The Waiting Room

A fragment of an interview :

- .....

- Ok, I see, but Forough, some find your artistic work indirect or better to say, far from the

research-practice that your works stem  from. How do you feel about that?

- Instead of dissecting my research-practice and instead of defending my works,

particularly the one that you are referring to, “The waiting room”, let me start with this:

Fears are subjective and intersectional, therefore the name of my research-practice;

“Fears in Motion” could trigger multiple anticipations and/or expectations for the

spectator about the content of, firstly, the research-practice and secondly, what kind of

outcome it should result into.

- Let me ask you, do you think that there is a difference talking about “Fears in Motion”

here in Europe where you are based, in comparison to the context of where you are

coming from?

- Based on our different identities, things are being projected on us. When hearing the

name; “Fears in Motion”, as a research practice of a woman from the Middle East,

immediately there are assumptions that are made.

Elements such as artist’s identity, background and relatively certain topics, could easily

be associated with certain forms of processes, presentations and aesthetics. It can

restrict and reduce the possible imaginations about the modes of engagement.

- Have you experienced such expectations and/or assumptions? How?

- I started this research-practice some years ago, as a way to face my own fears at the

time, to employ them as a motor. For me this was a beginning of a small personal play,

in order to change a narrative: instead of being a victim of paralysing forces, I wanted to


As I went on, some of the smaller ones disappeared, reduced in their intensity or their

forces changed into generative ones. I formulated my little fun games as a serious

research-practice to try to find sustainable ways of allocating time and attention to it.

Now, I have a feeling that there are issues that need delicate care when being

formulated. If you insist on analysing the rules of the game, you may lose  the time to

play it. When  you are in the middle of a game it’s not the proper time to start reporting about what  playing feels like, because then you will simply have lost the time that you could have continued playing. For me here is the threshold where issues with assumptions and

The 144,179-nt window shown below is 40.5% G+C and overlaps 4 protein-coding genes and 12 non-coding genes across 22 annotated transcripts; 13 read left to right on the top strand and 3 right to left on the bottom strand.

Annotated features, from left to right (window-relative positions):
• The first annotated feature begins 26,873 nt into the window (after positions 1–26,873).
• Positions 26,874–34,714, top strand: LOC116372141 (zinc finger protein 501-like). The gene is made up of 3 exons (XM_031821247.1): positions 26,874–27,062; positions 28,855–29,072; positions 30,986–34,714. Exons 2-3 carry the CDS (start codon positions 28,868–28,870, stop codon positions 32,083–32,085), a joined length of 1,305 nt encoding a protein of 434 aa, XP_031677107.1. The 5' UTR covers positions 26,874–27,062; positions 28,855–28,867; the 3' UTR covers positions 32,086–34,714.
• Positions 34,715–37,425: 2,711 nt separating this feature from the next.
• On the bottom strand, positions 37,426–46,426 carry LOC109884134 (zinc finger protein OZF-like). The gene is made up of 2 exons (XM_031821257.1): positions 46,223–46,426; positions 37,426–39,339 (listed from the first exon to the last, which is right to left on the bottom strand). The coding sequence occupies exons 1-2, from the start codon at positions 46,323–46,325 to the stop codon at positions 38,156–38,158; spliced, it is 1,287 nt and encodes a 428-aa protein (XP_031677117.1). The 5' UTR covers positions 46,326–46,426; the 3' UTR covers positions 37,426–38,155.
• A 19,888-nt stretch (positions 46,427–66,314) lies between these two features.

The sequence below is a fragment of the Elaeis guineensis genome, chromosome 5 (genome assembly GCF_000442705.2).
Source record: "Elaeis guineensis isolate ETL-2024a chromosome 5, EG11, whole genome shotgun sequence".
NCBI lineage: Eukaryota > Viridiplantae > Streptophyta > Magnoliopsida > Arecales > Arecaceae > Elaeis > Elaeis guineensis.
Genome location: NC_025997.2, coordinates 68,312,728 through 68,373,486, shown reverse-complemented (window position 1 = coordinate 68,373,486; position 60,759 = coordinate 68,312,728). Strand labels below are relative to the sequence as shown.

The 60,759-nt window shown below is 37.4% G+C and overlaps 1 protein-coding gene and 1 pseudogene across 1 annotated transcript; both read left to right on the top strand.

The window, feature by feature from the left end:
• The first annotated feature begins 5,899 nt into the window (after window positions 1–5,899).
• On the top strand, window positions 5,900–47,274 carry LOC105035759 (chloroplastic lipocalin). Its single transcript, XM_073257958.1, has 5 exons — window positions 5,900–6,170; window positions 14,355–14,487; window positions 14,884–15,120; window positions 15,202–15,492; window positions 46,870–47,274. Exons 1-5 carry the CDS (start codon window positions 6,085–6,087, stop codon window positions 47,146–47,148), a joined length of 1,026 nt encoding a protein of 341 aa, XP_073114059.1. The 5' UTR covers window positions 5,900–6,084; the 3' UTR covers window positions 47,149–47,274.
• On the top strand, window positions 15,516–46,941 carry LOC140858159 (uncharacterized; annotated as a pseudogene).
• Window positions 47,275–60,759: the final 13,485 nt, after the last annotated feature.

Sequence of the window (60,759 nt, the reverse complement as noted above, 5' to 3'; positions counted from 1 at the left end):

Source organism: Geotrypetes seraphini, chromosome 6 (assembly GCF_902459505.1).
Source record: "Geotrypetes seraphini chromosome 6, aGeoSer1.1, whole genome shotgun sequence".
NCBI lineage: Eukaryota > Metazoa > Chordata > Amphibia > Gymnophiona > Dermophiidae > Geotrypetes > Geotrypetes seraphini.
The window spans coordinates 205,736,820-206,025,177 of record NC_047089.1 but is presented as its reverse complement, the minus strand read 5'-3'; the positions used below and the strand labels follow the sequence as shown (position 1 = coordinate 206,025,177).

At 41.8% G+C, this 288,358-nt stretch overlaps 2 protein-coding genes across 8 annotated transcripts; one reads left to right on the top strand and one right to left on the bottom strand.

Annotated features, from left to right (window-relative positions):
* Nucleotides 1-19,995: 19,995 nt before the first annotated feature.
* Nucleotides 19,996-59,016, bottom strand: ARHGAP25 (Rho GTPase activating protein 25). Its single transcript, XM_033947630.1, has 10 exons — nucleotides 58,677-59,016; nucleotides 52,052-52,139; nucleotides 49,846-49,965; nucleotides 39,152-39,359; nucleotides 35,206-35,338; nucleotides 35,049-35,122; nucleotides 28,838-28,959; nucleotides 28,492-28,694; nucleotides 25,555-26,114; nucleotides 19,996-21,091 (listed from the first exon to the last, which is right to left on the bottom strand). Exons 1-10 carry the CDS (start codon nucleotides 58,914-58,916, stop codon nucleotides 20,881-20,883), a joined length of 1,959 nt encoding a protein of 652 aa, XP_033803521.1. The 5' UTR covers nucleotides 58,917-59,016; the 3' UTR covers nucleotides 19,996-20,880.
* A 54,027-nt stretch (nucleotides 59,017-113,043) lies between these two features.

expectations from the educational and professional fields enter.

- Is “The Waiting Room” a game you are inviting your audience in?

- (She laughs) you could say so.

- Do you have an idea in which direction you would like to continue?

- I would like to reflect on the disparities that are embedded in the variances in perspective.

The differences of reception and feedback in the contexts different from the professional and

educational environments I’ve been part of, since I’m studying, living and working here,

to re-acknowledge those different perspectives that I have had access to.

- What about now?

- For now I’m thinking of modalities of sharing, with focus on not neutralising or

synthesising this sensation (I mean fear). I would like to continue my play as a

recognised way of reflection, research and practice. To play and to invite others into

it. I consider it as an immersive space where reality and imaginaries mingle. A space for the unexpected to emerge. It is a lighter form of engagement, that contains the weight of the

content that it is reflecting on.

- You know , when considering ......

Forough Fami

Forough Fami is an Iranian choreographer and dance artist currently based in Berlin where she lives and works individually as well as in collective constellations. Previously, she studied Bachelor of Choreography, Dance and Context at HZT. Her current research practice “Fears In Motion” includes several and ever-emerging sub-researches that revolve around the sensation of fear. By considering the variety of possible approaches that do not necessarily focus on theatrical settings, she examines the moving power of this sensation, which paralyzes beings.

The Waiting Room

The Waiting Room is an immersive space in which Forough Fami invites her audience to spend time. It’s an uncanny playground in a non-linearity of time. An invitation to the space of artist’s mind and studio, and an invitation to wait as the room is under construction.


- Type One:

Light design, Choreography and Performance: Forough Fami

Mentoring : Jee-Ae Lim

music: Richard Cartier


- Type Two:

Light design, Choreography and Performance: Forough Fami

performance: Fariborz Karimi, Simone Weber, Mami Kang

Mentoring : Liesbeth Groot Nibbelink, Aslan

music: Richard Cartier, Murcof

3D Modeling: Siavash Naghshbandi

Thanks: Young Art support Amsterdam, Velvet Leigh, Harco Haagsma, Udo Akemann, Das choreography tutors (Jeroen Fabious, Konstantina Georgelou) and DAS cohort